Recap | How India is Making its Place in the World

India is making its place
The CFR’s Alyssa Ayres presents her new book at the Tower Center Feb. 20.

Alyssa Ayres, Senior Fellow for India, Pakistan, and South Asia at the Council of Foreign relations, visited the SMU Tower Center to talk about her new book, Our Time Has Come: How India is Making Its Place in the World. India has the third largest military in the world, it has the fifth largest defense budget, and it’s the world’s seventh largest economy.

Ayres argues that even though India still struggles with several social issues domestically, its sky-rocketing growth and newfound commitment to becoming a leading country means that the U.S. and the world at large need to reevaluate how they view India.

India’s Growing Economy

Projections from the Centre for Economics and Business Research predict that India’s economy will outgrow that of the United Kingdom’s and France’s this year. India’s population is expected to outgrow China’s by 2025. And, while Western Europe, Japan, and China are all aging, India’s population is young and is predicted to stay young with an expected median age of 37 in 2050.

India’s size and youthful population both scream of economic opportunity, but challenges remain. India still has the world’s largest poor population. Though 162 million people were lifted out of extreme poverty from 2004 to 2011, 21.9 percent of the population is still in extreme poverty. India’s per-capita income is in the bottom third globally, and in order to create enough jobs for its rapidly growing workforce, India would need to create 1 million jobs a month.

India’s Social Setbacks

On top of its economic challenges India still suffers from several social issues. Gender bias and violence toward women is widespread and, religious strife, caste divisions, and more all hinder the country’s advancement and its international image. Ayres argues that these domestic challenges eclipse what’s happening for the country on a global scale.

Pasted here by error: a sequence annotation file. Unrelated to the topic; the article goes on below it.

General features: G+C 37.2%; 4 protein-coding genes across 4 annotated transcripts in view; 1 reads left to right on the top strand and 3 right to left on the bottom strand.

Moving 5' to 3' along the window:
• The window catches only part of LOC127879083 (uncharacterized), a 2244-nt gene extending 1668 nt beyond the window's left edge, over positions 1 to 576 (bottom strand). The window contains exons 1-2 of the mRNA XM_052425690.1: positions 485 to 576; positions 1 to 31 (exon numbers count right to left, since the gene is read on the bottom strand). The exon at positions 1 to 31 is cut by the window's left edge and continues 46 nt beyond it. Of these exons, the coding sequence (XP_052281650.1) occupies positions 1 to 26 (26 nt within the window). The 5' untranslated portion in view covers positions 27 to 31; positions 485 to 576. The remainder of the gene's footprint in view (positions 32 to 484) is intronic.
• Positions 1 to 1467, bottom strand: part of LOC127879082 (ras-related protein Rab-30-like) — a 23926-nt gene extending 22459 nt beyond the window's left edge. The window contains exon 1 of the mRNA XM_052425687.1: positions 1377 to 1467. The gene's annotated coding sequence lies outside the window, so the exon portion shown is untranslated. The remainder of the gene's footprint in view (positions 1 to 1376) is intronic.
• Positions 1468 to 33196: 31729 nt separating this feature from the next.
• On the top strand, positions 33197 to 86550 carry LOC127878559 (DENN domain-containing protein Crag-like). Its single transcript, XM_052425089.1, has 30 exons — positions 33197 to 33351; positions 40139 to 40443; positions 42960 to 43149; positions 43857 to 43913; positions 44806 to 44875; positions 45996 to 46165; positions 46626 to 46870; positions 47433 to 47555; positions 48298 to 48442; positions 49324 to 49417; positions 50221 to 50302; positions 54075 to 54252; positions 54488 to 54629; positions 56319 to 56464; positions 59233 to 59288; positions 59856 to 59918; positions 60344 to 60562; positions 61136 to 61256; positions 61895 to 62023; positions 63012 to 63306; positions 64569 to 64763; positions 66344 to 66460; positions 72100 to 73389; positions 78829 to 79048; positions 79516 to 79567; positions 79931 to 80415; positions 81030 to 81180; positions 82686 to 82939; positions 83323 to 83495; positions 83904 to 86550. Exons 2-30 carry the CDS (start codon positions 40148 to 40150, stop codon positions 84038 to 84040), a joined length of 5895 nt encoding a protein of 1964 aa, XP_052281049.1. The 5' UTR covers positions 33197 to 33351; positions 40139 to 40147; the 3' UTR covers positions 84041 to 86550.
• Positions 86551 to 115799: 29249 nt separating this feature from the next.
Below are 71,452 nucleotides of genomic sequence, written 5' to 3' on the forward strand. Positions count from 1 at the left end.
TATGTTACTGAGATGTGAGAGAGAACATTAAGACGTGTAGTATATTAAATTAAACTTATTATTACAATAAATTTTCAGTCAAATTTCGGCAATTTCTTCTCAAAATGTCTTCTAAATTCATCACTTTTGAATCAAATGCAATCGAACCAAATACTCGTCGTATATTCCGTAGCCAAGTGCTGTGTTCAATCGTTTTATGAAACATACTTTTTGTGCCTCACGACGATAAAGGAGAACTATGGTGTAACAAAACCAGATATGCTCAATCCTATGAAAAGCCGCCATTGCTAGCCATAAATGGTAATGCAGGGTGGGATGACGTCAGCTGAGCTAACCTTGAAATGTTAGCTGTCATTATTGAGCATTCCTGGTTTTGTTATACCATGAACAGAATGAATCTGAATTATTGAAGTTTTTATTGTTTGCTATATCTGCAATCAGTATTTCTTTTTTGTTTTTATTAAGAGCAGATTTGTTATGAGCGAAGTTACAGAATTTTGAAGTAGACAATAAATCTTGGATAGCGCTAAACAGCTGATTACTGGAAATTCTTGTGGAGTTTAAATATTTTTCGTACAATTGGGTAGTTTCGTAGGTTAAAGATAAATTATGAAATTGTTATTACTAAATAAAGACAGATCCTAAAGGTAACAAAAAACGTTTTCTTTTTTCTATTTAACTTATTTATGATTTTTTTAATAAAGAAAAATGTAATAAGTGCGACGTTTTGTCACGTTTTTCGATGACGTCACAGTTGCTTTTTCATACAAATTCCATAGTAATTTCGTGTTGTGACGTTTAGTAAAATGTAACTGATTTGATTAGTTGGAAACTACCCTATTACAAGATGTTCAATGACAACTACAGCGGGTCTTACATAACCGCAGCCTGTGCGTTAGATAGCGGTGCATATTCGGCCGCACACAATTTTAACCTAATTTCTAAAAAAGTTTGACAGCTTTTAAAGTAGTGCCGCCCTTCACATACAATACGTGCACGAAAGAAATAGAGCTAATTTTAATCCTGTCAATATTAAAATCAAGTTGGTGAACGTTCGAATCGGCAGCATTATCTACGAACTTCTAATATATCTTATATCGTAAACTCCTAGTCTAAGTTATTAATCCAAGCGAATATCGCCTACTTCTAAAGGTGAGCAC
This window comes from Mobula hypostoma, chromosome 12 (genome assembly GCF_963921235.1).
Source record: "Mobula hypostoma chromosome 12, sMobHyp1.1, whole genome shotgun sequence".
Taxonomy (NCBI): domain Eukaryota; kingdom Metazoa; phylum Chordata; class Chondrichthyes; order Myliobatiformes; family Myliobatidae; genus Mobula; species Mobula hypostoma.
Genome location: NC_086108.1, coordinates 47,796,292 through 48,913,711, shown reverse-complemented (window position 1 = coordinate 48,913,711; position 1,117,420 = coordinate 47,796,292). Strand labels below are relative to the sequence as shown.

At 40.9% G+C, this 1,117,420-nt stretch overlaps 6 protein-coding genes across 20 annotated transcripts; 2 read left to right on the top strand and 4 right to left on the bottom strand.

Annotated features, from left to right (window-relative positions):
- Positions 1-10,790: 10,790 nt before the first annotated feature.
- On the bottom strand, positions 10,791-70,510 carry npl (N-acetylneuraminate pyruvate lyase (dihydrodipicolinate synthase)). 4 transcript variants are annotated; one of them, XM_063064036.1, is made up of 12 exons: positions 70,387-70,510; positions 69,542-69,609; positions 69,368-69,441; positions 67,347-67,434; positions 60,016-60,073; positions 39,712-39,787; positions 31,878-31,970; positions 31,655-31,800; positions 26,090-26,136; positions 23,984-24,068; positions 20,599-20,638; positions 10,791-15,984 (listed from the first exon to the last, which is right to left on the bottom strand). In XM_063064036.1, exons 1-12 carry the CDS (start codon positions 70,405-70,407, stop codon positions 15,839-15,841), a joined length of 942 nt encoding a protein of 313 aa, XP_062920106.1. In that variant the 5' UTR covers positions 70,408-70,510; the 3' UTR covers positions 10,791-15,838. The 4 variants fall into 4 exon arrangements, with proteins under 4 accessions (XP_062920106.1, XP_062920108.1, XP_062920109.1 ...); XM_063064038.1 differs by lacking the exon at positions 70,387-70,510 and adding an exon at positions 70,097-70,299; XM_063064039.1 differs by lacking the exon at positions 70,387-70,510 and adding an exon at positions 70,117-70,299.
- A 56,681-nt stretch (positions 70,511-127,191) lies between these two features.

Ayres also argues that India has made a conscious effort to change how it approaches foreign policy. It refers to itself as a “leading country” rather than as an “emerging” one. It took a leadership position at the Paris climate agreement talks and made ambitious goals for advancements in solar energy–goals that it’s still on-track to meet. India even began exporting defense equipment, first to Mauritius and is considering exporting to Vietnam as well.

What the U.S. Should Do

Even with all this evidence of India as an outbreak leader, though, it still does not have a seat at the United Nations Security Council, it is not a member of  the Organisation for Economic Co-operation and Development (OECD),  and its membership hasn’t been accepted to the Asia-Pacific Economic Cooperation (APEC). That’s what Ayres argues the U.S. should do–sponsor India’s membership to these groups so that India will have a voice. Even though she said India likely won’t vote for everything the U.S. proposes to the UN Security Council, out of fairness, Ayres argues they deserve a voice.